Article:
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Carer jailed for stealing cash from severely disabled young woman
12:50pm Friday 20th September 2013 in Local
A SEVERELY disabled young woman says the independence she had fought for has been jeopardised by a heartless carer who abused her trust to steal from her.
At Warwick Crown Court carer Poppy Brown was jailed for eight months after a judge said her offences were too serious for any other sentence.
Brown, aged 22, of Underhill Close in Redditch, had pleaded guilty to six charges of fraud by the abuse of her position as a carer for her victim Julia Price.
The charges related to a total of £1,117 in cash and mobile phone top-ups she had obtained using 21-year-old Miss Price’s bank card.
And on the day she appeared to be sentenced Brown pleaded guilty to a further charge relating to other dishonest uses of the card to obtain approximately £2,883.
Prosecutor Theresa Thorp said that at the time of the offences, between June and November last year, Brown was one of a number of carers for Miss Price who is partly paralysed and suffers from a number of conditions including degenerative nerve damage.
As a result the young Stratford woman relied heavily on her carers for 24-hour assistance.
Because of her condition, she is unable to use bank cash machines or enter her pin number, so her carers have to do it for her, and therefore know her pin number.
Miss Price became suspicious of Brown in November last year when she found her debit card loose in her handbag rather than in her purse, where it should have been.
And when she tried to withdraw cash later that day, with the assistance of another carer, the transaction was refused because her daily withdrawal limit had been exceeded.
When Miss Price’s bank statements were checked there were a number of cash withdrawals of which she had no knowledge.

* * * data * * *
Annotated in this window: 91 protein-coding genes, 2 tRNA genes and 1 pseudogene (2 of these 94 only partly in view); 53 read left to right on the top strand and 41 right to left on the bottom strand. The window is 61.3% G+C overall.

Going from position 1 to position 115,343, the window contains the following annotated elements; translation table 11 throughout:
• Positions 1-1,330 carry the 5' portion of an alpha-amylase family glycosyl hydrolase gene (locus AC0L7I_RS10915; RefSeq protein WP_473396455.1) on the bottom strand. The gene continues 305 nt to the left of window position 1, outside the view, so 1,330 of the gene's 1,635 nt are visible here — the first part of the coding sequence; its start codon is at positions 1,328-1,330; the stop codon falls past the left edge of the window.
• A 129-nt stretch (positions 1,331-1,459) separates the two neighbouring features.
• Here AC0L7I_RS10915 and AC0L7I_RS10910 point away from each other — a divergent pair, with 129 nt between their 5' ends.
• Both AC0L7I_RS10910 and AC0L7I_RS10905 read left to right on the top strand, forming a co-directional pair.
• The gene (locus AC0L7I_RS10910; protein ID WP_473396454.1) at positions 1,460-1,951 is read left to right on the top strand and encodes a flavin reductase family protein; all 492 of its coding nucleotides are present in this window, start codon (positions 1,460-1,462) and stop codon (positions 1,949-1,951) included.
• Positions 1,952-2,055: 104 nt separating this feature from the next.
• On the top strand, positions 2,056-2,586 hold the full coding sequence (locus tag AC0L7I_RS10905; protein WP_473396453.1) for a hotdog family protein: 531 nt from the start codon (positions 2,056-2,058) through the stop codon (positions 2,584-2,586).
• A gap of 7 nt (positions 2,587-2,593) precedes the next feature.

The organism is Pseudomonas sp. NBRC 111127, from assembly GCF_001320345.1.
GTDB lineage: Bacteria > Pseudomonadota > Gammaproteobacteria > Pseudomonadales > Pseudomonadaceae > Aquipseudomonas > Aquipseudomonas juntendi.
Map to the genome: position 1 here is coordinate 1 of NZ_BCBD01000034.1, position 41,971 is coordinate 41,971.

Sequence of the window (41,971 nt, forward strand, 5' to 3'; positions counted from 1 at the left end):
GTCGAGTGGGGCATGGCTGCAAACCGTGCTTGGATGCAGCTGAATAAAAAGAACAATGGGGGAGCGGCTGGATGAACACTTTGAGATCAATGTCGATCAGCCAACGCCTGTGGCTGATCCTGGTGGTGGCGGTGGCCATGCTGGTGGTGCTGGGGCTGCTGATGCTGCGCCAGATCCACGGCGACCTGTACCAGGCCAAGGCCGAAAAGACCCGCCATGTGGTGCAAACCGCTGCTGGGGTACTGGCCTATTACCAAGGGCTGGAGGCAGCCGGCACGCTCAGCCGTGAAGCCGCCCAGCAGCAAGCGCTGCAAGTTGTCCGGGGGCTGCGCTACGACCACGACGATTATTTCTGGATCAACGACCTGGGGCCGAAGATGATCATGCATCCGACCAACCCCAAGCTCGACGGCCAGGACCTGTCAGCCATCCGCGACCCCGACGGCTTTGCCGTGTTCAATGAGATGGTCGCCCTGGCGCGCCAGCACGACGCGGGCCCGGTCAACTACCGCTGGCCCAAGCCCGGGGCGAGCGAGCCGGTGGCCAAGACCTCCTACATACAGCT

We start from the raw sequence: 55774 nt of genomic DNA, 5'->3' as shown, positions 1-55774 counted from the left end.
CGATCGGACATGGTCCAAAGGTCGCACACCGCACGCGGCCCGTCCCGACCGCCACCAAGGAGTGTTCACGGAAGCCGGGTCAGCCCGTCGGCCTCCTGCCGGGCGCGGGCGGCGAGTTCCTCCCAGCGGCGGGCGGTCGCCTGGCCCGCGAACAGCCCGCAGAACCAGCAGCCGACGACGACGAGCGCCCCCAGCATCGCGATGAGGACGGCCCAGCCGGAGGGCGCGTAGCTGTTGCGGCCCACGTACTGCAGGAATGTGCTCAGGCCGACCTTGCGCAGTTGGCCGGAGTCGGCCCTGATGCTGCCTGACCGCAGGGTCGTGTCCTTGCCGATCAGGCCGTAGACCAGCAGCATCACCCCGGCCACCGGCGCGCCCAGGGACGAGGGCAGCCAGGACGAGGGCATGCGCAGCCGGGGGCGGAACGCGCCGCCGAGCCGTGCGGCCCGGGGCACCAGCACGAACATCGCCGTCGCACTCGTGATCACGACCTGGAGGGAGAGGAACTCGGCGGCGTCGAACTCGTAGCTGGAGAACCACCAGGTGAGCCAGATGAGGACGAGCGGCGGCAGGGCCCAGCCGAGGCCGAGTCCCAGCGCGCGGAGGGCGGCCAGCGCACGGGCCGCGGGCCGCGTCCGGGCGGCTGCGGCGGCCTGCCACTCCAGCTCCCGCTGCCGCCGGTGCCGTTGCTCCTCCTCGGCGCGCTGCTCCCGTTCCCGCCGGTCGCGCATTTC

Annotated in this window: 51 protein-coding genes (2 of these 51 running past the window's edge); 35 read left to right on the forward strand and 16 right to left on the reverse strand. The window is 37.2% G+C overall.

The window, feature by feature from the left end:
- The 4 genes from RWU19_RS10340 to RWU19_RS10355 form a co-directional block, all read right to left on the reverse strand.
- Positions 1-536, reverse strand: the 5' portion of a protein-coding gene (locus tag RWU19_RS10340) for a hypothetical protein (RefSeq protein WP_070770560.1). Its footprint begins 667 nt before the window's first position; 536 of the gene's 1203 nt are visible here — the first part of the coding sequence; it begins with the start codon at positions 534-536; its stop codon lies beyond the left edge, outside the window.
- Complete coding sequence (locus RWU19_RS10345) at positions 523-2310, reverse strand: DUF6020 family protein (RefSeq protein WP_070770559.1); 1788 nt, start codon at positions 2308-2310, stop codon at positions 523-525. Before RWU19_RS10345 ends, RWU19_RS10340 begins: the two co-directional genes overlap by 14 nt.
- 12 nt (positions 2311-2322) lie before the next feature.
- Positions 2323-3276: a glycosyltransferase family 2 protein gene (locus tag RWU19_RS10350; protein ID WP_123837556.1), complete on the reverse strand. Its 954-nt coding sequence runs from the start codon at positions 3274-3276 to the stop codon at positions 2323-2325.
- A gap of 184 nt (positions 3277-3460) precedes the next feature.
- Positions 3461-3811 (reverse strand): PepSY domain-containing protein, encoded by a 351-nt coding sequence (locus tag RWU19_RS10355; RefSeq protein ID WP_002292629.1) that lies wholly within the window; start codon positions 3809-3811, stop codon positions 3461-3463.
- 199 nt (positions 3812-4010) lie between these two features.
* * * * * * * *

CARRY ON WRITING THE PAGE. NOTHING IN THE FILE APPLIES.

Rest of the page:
It emerged that on various dates between June and November Brown had fraudulently used Miss Price’s card, sometimes up to six times a day, said Miss Thorp.
When she was arrested Brown accepted being present on a number of those occasions but denied the offences.
Miss Price said the thefts affected her health and left her “feeling violated, vulnerable and alone” and that she had fought for two years to gain her independence which had been jeopardised because the money was necessary to fund her carers.
Edward Soulsby, defending, conceded that the offences crossed the custody threshold, but submitted that the sentence could be suspended.
He said Brown “has had her own problems” and had been in a relationship with a “workshy individual” who made no contribution to their living expenses, leaving her to find all the money.
Jailing Brown, Judge Richard Griffith-Jones said: “There are a lot of people who, for one reason or another, have to trust those who care for them.
“Many people show a lot of courage with disability and fight very hard to be as independent as possible, and the victim in this case is such an example, but she is still dependent on people who will care for her and not cheat her out of money.”
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